LC column:

ACQUITY UPLC HSS T3 C18 1.8-μm, 2.1 x 100 mm

Elution:

80% organic acidic 20% aqueous buffer over 6 minutes followed by a high concentration organic wash

Column temp.:

45 °C

MS conditions

MS system:

Xevo TQ-S

MS mode:

Positive ion electrospray MS/MS

MS transition :

530 ⇒ 171

Results and Discussion

The chromatographic method allowed for the excellent resolution of the ethinyl estradiol analyte from the endogenous components in the samples. As can be seen in Figure 2, the target analyte elutes with a retention time of 5.24 minutes. The high-resolution separation was facilitated by the high-resolution performance of the ACQUITY UPLC System and T3 HSS 1.8-μm column.

Figure 2. UPLC-MS/MS chromatogram of the 5-pg/mL QC of ethinyl estradiol in extracted plasma.

The Xevo TQ-S mass spectrometer is equipped with a novel StepWave ion guide that enables improved ion sampling in the source and ion transfer efficiency. This new ion guide optics, when combined with the high-resolution chromatography produced by the ACQUITY UPLC System, results in a lower limit of quantification of 1 pg/mL, Figure 3. In this example we can see that the system develops a signal-to-noise (S/N) value of 14:1.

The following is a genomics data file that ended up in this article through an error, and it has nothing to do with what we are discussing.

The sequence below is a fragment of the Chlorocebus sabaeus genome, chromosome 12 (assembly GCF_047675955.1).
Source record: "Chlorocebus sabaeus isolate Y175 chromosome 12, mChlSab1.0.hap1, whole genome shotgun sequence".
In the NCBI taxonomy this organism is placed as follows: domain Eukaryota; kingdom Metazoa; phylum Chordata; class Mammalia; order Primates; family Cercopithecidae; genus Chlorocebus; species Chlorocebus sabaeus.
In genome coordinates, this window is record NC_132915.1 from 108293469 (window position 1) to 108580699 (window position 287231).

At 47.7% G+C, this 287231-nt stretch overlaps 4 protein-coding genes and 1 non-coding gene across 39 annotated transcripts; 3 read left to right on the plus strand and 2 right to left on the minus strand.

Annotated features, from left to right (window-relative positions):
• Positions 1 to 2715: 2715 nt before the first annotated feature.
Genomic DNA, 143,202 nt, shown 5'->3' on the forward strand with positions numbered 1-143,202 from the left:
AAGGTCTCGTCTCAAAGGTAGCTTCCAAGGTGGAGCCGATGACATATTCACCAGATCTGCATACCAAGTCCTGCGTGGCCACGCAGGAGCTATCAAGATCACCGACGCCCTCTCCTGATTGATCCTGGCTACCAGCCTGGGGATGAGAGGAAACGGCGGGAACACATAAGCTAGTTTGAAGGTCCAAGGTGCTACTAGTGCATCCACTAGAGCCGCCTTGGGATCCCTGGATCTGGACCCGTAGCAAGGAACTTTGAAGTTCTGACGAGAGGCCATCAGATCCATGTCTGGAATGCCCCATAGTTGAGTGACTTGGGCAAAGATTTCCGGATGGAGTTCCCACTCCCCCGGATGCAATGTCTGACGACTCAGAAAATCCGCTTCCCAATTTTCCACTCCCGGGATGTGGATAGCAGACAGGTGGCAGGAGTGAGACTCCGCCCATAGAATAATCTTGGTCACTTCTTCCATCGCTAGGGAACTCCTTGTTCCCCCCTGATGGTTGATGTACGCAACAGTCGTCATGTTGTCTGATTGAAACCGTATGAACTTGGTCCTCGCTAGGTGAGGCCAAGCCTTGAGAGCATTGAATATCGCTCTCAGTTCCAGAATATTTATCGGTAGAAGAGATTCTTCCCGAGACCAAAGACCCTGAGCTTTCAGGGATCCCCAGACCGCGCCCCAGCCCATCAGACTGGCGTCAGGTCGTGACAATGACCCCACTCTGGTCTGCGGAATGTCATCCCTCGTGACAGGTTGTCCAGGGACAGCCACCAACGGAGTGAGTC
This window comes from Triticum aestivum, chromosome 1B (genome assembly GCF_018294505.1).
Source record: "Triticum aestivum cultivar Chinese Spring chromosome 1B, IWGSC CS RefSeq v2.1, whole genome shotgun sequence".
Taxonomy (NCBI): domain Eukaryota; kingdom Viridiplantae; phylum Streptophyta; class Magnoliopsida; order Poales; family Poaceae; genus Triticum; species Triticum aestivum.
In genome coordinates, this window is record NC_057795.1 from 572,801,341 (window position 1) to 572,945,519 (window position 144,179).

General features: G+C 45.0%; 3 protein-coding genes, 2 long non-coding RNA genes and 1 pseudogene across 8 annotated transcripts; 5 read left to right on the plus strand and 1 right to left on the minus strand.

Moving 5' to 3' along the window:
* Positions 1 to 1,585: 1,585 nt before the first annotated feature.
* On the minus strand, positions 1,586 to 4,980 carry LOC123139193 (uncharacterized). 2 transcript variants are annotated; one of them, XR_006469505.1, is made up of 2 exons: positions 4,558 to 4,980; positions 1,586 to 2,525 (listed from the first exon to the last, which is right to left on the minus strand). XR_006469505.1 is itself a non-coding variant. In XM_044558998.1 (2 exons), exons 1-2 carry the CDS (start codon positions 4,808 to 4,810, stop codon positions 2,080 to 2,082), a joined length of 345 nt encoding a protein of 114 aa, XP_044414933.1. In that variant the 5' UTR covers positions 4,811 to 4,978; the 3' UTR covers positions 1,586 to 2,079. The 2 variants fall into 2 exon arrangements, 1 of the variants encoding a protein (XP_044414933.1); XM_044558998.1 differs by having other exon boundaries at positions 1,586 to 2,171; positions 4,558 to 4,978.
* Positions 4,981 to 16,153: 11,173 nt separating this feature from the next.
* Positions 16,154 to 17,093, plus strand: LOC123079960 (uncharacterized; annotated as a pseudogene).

Figure 3. UPLC-MS/MS chromatogram of 1 pg/mL standard.

The high sensitivity achieved for this assay was due to the combination of selective extraction, high-resolution chromatography provided by ACQUITY UPLC, and the sensitivity of the Xevo TQ-S. The new Q0 region in the Xevo TQ-S, fitted with the unique StepWave Technology, allows a significantly greater amount of the ion flux to be sampled without contaminating the instrument source region.

The method delivered a linear calibration response over the range of 1 to 200 pg/mL with a correlation coefficient of 0.996642. The data displayed in Table 1 shows the back-calculated concentrations of the standards. From this we can see that the variation was only +/- 9%, showing that the method had excellent linearity and precision.

Table 1. Back-calculated concentrations of standards.

Ethinyl estradiol, which is commonly used as an oral contraceptive, is present in very low concentration in human blood. The ability to detect it at such low concentration is an important challenge for the analytical techniques that are used in the today’s world of bioanalysis. In this study, an optimized combination of Waters technologies that involves best-in-class sample preparation chemistry, ACQUITY UPLC, and the Xevo TQ-S tandem quadrupole mass spectrometer allows determination of ethinyl estradiol at its LLOQ of 1 pg/mL.

Conclusion

A high-sensitivity assay for the quantification of ethinyl estradiol in plasma was developed with a LLOQ of 1 pg/mL. The assay was shown to be linear over the range of 1 to 200 pg/mL. The high sensitivity and linearity of the was due to the extraction specificity of the Oasis MCX solid phase extraction system, the high resolution of the ACQUITY UPLC System and the sensitivity of the Xevo TQ-S Mass Spectrometer. The LLOQ of this method, of 1 pg/mL, would allow the accurate determination of ethinyl estradiol in plasma.

720004058, August 2011